Canada's Condominium Magazine

Bothered by an ad you saw or heard? Here's how to complain

Considering how much advertising is out there, and considering how much people tend to hate it, we were surprised to learn that the number of complaints about advertising lodged by consumers in Canada is relatively small. In 2016, just 1,639 complaints were submitted, concerning 1,237 advertisements, most of them about ads for retail, and most alleging inaccurate or misleading content of some kind. Very few of the complaints were upheld by Advertising Standards Canada (ASC), following the Canadian Code of Advertising Standards.

ASC says in a release about this that the number of complaints has been growing, the result of consumer vigilance. Consumers, the standards group says, often spot and report “simple errors” and ASC is usually able to resolve the issue without “going to Council,” as advertisers appreciate the opportunity to correct the mistakes. Of the 225 complaints received concerning retail ads, 44 were upheld by Standards Councils. This represents 4 per cent of all complaints pursued. Most of the others were dealt with administratively, meaning that the advertiser withdraws the ad “promptly” and corrects price errors and the like.

Source: Advertising Standards Canada

Most complaints fall into three categories as defined by the Code: accuracy and clarity; safety; unacceptable depictions and portrayals. These cover ads that omit or distort pertinent details of an offer and contain unsubstantiated claims; ads that, for example, demean women; and ads that raise safety concerns among the public. Just two safety-related complaints were upheld by Councils in 2016.

One of the ads in which women were found to be demeaned and degraded was for an auto repair business in Quebec. The ad showed a “stylized image of a naked woman’s body in the shape of a car with the emphasis on her buttocks.” The complaint alleged that the ad objectified women and the council agreed that the ad used a woman’s body to promote services that have nothing to do with a woman’s body.

Source: Advertising Standards Canada

Other common complaints have to do with disguised advertising techniques—ads that present themselves as editorial content is one form—bait and switch ads that lure customers with low-priced products then inform them that only a more expensive product is actually available; guarantees; professional and scientific claims; imitation; ads that play on consumers’ superstitions and fears; and advertising to children.

New to the ASC’s Code is an amendment that requires advertisers to make it clear when an endorsement in the form of a blog, post or review of a product is in fact sponsored. Consumers tend to trust endorsers, says the ASC, so it’s important for them to know whether the endorser has been paid—must disclose any “material consideration”—for the endorsement. The disclosure must be made in close proximity to the representation.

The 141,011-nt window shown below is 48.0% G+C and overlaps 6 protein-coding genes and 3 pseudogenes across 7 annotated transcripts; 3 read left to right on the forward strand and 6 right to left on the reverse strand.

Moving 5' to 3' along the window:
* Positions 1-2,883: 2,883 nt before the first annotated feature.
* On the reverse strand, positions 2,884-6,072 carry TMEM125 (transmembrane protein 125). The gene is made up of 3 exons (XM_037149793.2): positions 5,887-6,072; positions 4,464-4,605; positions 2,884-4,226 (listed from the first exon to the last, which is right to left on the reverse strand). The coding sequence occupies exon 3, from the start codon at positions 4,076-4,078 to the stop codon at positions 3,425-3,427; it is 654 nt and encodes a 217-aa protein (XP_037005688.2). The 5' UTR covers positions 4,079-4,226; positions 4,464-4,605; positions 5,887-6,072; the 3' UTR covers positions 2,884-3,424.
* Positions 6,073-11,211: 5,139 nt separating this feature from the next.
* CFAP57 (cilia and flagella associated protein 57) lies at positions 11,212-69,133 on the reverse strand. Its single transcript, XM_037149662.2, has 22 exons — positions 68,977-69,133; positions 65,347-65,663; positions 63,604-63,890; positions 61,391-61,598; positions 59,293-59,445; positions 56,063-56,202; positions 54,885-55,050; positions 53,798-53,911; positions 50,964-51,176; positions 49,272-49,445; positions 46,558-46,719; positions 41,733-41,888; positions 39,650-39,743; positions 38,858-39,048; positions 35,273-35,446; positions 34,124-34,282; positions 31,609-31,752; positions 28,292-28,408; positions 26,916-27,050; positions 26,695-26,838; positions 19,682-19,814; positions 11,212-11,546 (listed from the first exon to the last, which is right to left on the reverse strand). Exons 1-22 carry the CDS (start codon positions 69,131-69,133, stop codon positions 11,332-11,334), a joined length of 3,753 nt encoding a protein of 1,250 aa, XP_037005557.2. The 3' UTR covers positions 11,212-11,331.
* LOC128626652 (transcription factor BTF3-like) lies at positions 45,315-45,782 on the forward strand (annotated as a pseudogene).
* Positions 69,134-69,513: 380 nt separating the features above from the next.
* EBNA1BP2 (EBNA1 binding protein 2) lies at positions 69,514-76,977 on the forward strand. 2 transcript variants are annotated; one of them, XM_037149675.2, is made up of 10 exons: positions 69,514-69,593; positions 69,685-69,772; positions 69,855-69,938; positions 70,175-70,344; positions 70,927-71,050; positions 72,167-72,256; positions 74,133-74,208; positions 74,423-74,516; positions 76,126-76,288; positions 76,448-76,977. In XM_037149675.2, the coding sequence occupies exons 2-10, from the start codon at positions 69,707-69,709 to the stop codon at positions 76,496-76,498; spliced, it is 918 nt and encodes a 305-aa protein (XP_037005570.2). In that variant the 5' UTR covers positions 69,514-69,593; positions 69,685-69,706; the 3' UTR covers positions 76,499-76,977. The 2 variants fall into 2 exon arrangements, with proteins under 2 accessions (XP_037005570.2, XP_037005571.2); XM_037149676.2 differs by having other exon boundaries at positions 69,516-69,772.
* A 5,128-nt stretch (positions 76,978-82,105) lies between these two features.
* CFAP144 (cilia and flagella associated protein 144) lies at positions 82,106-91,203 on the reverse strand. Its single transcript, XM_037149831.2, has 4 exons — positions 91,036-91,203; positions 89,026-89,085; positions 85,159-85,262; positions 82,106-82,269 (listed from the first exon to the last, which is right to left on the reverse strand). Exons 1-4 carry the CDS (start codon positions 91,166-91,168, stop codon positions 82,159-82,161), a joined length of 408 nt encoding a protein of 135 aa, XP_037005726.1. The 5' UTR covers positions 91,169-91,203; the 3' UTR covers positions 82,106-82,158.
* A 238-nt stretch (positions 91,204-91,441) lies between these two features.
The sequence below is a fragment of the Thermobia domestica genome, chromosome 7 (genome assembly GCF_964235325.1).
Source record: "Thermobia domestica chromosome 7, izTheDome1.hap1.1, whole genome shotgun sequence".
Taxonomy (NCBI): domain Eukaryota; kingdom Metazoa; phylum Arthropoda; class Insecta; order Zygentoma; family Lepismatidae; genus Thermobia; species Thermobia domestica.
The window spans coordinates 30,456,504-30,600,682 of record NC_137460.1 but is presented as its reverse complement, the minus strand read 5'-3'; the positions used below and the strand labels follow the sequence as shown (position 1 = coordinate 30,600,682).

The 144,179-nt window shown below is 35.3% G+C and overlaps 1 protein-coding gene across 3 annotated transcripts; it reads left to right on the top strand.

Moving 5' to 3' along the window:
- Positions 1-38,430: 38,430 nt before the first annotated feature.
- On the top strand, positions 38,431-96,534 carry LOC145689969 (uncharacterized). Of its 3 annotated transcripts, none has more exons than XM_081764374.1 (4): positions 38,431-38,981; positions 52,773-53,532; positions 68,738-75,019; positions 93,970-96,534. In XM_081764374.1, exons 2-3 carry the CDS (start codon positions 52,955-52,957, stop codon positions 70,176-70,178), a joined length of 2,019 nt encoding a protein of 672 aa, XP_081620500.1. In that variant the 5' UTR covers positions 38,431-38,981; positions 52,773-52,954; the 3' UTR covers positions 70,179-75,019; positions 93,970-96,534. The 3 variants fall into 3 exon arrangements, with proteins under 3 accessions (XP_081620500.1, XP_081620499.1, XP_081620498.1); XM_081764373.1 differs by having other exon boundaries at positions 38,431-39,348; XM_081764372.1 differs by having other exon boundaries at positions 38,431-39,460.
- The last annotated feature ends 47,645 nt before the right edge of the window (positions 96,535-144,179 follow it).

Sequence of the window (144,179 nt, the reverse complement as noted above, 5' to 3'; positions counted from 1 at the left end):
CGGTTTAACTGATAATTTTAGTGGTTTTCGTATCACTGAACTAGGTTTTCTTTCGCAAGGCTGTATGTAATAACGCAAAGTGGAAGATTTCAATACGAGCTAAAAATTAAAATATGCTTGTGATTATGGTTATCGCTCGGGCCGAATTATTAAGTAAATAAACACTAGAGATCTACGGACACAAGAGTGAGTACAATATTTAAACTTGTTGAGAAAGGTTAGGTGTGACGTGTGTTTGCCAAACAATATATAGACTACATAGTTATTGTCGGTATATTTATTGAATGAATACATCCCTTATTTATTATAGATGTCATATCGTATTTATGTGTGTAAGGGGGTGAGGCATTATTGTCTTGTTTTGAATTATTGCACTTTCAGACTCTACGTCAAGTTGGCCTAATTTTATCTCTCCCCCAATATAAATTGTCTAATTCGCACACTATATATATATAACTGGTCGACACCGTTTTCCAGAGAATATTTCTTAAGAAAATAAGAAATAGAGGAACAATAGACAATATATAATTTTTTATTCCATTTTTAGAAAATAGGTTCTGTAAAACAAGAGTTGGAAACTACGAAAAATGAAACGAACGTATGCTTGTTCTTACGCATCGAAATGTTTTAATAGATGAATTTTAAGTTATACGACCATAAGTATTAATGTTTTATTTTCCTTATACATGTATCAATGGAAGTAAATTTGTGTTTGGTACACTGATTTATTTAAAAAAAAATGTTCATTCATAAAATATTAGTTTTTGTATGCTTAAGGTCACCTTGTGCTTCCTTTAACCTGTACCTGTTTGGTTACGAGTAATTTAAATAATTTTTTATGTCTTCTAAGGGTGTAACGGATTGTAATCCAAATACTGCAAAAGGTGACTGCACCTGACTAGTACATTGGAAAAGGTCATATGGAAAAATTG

If you wish to complain about advertising you see or hear, this is the procedure.

  • Send a written complaint either online or through the mail to Advertising Standards Canada.
  • ASC will review the complaint. If it does not raise an issue under the Code, ASC will send you a letter of explanation.
  • If the complaint raises an issue under the Code, the advertiser is required to comment on the complainant’s concerns, and the issue may go on to the Council for adjudication.
  • Complaints reviewed by Council and found to contravene the Code will be upheld, and the advertiser asked to withdraw or amend the advertising.
  • If you, the complainant, or the advertiser, disagree with the Council decision, you can request an appeal.
Source: Advertising Standards Canada

ASC requests that you provide the following information in your submission:

  • Your name, complete mailing address and phone number.
  • Explain the reason or basis for the complaint and, if known, the provision(s) of the Code that may apply.
  • Identify the product or service being advertised.
  • Identify the medium in which the advertisement appears (e.g. television, radio, Internet).
  • For Print Advertisements: identify the name and date of the publication(s) in which you saw the advertisement(s) and include a copy of the advertisement(s).
  • For Out-of-home Advertisements, such as outdoor, transit or similar advertisements: identify the date on and exact location at which you saw the advertisement. (Include a photograph if you can.)
  • For Broadcast Advertisements: identify the station, time and date on/at which you saw/heard the commercial and provide a brief description of the commercial.
  • For Cinema Advertisements: identify the title of the movie, the date of viewing, and the name and location of the movie theatre at which you saw the advertisement and provide a brief description of the advertisement.
  • For Internet Advertisements: identify the date of viewing, website, and include a print-out of the advertisement and other applicable web pages (if any).

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